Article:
Barack Obama's inaction and lack of foresight and initiative in pro-actively dealing with the Reverend Wright fiasco caused the Democratic Party specifically, and African Americans in general, to suffer significant election-era damage.
Now he'll attempt to repair the damage - a position he finds himself in a lot these days. Here's Tom Bevan at Real Clear Politics (emphasis mine).
Early yesterday afternoon word broke that Barack Obama would be giving a "major speech" in Philadelphia today addressing "the larger issue of race in this campaign." The hasty announcement underscores the treacherous political ground Obama finds himself on just days after ABC News ran a four-minute segment highlighting some of the hate-filled language of his former pastor, Reverend Jeremiah Wright.
So far, Obama's attempts to squelch the controversy surrounding Reverend Wright's incendiary rhetoric have failed. Obama will take another stab at trying to defuse the issue today, and whether he succeeds or not will depend on what he says and how it's received by the media and the public.
The problem Obama faces is simple but stark: in announcing his bid for the White House, the junior Senator from Illinois promised a "new kind of politics" built around a post-racial and, to a lesser degree, a post-partisan unity and harmony. Over the course of the campaign he has also asserted repeatedly that experience is less important than judgment - a claim he backs up in every instance by referring to his 2002 speech against Iraq.
But after this week's revelation about Wright, Obama's 20-year relationship with the pastor calls into question his promise of a post-racial era in American politics and his judgment, thus undermining the two core rationales of his candidacy.
Obama's handling of the controversy has only raised more questions. Juxtaposed with clips of Wright's shocking diatribes in ABC News report, for example, was an undated video clip of Obama describing his pastor as "not particularly controversial." Nor did Obama's claim of never having been in the pews at Trinity Church when Reverend Wright said something incendiary or controversial seem completely believable. As others have noted, Obama was not totally oblivious to Wright's reputation: in February 2007 Obama rescinded an invitation (at the last minute) for Wright to give the invocation at Obama's official announcement in Springfield.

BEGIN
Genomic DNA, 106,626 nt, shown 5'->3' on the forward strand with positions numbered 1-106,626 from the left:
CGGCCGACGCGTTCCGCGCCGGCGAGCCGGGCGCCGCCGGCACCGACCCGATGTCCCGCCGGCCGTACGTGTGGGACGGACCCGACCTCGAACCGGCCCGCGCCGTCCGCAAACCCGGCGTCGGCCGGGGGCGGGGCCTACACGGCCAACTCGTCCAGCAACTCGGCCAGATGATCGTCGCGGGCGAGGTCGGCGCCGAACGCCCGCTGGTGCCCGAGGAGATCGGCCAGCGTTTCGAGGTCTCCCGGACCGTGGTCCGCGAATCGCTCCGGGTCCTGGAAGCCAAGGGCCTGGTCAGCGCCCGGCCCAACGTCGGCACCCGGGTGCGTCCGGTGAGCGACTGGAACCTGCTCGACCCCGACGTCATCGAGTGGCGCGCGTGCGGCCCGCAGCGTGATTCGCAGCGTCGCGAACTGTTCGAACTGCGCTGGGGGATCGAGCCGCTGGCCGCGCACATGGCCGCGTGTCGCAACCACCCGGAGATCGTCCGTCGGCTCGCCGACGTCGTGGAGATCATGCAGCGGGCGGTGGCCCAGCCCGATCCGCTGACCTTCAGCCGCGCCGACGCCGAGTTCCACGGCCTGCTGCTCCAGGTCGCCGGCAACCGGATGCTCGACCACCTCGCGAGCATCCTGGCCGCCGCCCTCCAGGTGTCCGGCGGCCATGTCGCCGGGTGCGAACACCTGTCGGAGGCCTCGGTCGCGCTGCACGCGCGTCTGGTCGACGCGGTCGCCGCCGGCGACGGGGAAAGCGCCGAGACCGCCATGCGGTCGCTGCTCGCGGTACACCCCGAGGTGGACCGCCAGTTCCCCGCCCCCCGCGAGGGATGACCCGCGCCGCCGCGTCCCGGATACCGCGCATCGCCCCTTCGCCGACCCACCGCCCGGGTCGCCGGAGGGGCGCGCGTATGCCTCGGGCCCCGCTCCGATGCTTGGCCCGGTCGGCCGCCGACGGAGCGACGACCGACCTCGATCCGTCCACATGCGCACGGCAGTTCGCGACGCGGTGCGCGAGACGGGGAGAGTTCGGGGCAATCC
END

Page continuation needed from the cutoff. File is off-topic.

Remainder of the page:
The fact that there doesn't appear to be any record of Obama ever protesting or condemning any of Wright's outrageous utterances over the years - until confronted with them this week - is particularly lethal to Obama because it only adds to the suspicions that he's less a principled agent of change than a pragmatic politician trying to have it both ways.
As I've already said (but it bears repeating) Obama is demonstrating how wholly inadequate he is as a chief executive. Sitting on this problem until it boiled over and spilled all over the front pages is rank amateurism, and indicative of a man who sticks his head in the sand rather than pro-actively managing a crisis.
And in this case the crisis is of his own making.
What will happen next? We'll see Obama give a speech, then deflect press inquiries in the weeks that follow and not answer follow-up questions by claiming that he's "already answered all of the questions," and adding that he "hopes race will no longer be a dividing aspect in American politics."
And he just won't see the hypocrisy...
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